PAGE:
the nymphs of the periodic cicadas
     descend to the underworld.
     Their cycles -- 
     only divisible by one and by themselves --
     avoid death.
     Magicicada septendecim and Magicicada tredecim
     enter the veil of the earth looking for tender plants.
     They gather for oblivion and life
     and thus conclude the circle of chaos.
     And the legend says that they never return
     because their blood becomes chlorophyll
     and they are forever subjected to
     the ancient cycle of plant constellations.

Friday, March 23, 2018

Happy Birthday -- Emmy Noether!

Born March 23, 1882. Amalie Emmy Noether (1882-1935) was an outstanding mathematician.  Three years ago GOOGLE celebrated her birthday.  At this link is a poem I wrote about her.  And for more about her and other math-women, go to this article in the Journal of Humanistic Mathematics.

Wednesday, March 21, 2018

Skinny poetry -- 11 lines, most with just 1 word . . .

     Last weekend at a DC poetry gathering I had the opportunity to hear poet Truth Thomas speak about the "Skinny" -- a poetry form that he created at Howard University in 2005.  More about Thomas and The Skinny Poetry Journal may be found here.

            A Skinny is a short poem form that consists of eleven lines. 
            The first and eleventh lines can be any length (although shorter lines are favored). 
            The eleventh and last line must be repeated using the same words 
                     from the first and opening line (however, they can be rearranged). 
            The second, sixth, and tenth lines must be identical. 
            All the lines in this form, except for the first and last lines, must contain ONLY ONE word. 

Since learning of the Skinny, I've wanted to write one.  Here's a try:

               Math women count
               math women count

The Skinny Poetry Journal invites submissions.  More information here.

Monday, March 19, 2018

Math and poetry -- shout out the connection!

    Recently I came across a fun-to-read posting here in the blog "math for grownups" about connections between math and poetry -- blogger Laura Laing is a freelance writer who was a math major  (here is her personal webpage) and she offers strongly positive remarks about poetry and math and women and    . .
    Following the theme of positive connections, I offer a sample of work by Theoni Pappas, taken from a recently-republished collection math talk:  mathematical ideas in poems for two voices (Wide World Publishing, 2014).  Here are the opening lines of the first poem of the collection -- it is fittingly entitled "Mathematics."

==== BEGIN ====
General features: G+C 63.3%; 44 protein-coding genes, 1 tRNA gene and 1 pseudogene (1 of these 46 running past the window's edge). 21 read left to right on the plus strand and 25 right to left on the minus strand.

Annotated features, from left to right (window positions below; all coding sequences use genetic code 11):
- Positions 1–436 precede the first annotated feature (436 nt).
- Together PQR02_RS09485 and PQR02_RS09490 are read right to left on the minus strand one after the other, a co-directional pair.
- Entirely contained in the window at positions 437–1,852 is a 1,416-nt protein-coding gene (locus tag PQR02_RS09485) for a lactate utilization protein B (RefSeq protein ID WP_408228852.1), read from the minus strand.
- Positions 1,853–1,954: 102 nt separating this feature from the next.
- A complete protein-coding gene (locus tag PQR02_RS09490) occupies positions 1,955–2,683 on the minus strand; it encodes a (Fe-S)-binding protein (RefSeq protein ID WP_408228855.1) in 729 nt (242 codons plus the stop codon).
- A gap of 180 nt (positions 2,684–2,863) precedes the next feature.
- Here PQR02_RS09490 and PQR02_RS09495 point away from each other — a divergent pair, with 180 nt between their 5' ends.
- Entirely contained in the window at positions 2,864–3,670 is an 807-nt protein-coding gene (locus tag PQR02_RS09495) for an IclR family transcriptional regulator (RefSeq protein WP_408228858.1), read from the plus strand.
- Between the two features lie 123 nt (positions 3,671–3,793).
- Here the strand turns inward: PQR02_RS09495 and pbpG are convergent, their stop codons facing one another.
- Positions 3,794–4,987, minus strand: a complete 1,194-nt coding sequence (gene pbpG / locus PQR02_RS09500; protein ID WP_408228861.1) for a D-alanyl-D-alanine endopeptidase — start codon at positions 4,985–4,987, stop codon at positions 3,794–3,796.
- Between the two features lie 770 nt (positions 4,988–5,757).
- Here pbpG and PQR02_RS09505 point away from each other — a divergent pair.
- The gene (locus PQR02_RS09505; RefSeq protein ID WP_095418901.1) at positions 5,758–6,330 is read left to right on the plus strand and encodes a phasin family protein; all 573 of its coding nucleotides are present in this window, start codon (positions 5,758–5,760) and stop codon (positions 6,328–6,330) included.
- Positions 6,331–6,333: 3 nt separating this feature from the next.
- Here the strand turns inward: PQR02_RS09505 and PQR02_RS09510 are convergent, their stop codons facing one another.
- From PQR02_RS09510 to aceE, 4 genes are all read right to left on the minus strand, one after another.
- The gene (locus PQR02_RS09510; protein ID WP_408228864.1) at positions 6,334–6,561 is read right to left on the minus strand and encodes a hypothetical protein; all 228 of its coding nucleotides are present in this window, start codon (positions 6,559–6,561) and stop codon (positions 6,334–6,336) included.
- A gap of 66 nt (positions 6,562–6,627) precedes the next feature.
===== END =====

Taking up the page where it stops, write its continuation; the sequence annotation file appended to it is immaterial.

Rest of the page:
Thursday, March 15, 2018

Math-minorities -- stories needing to be shouted

     One of my favorite Facebook communities is Women in Maths -- a group energized by Susanne Pumpluen at the University of Nottingham and a site that consistently offers must-read items concerning math-women.  One of the important blogs on my reading list is the American Mathematical Society Blog, inclusion/exclusion -- a diverse group of bloggers, headed by Adriana Salerno that discuss issues pertaining to marginalized and underrepresented groups in mathematics.  A February posting by Piper Harron focuses attention on the question "What does it feel like not to belong?" -- treating exclusion issues with important frankness.  As someone who felt uncomfortable without speaking out about it, I admire Harron's expression of her views.

     For a poetic comment on this situation I turn to the final stanza of a poem of mine about Emmy Noether, a verse that illustrates the oft-repeated habit of praise that actually is a put-down. 

               Today, history books proclaim that Noether
               is the greatest mathematician
               her sex has produced. They say she was good
               for a woman. 

Readers interested in reading a bit more are invited to visit my 2017 article in the online Journal of Humanistic Mathematics, "They Say She Was Good for a Woman:  Poetry and Musings."

Monday, March 12, 2018

Celebrate Pi-Day with a message in Pilish

      As you may already know, when we write in Pilish, our word-lengths follow the pattern of the digits of pi.  For example, here is a link to posting from a couple of years ago that offers a poem in Pilish by Mike Keith.  Here is a small Pilish verse of my own:

Twenty-six words of Pilish . . .
Many thanks for the comment below from Seth and his students who caught
 my incorrect use of  a 7-letter word for the 8th digit in an earlier version of this posting.

Here is a link to a host of earlier postings in this blog about Pi.

And, for Pi-Day or any day . . ..a book I found online recently that looks like a great STEAM resource for K-12 teachers is Strategies that Integrate the Arts in Mathematics (Shell Education, 2015) by Linda Dacey and Lisa Donovan.  This listing enables viewers to look inside.

Thursday, March 8, 2018

Philippa Fawcett -- Talented and Overlooked

 Celebrate MATH-WOMEN by writing POEMS about them! 

     I want to shout out a THANK YOU to Larry Riddle of Agnes Scott College for his website, "Biographies of Women Mathematicians" -- around two-hundred women are portrayed there.  One of these is Philippa Fawcett (1868-1946) in an article that opens with these words:

       Became, in 1890, the first woman to score the highest mark 
          of all the candidates for the Mathematical Tripos at Cambridge University. 
               Women at that time were not eligible for a Cambridge BA degree, however.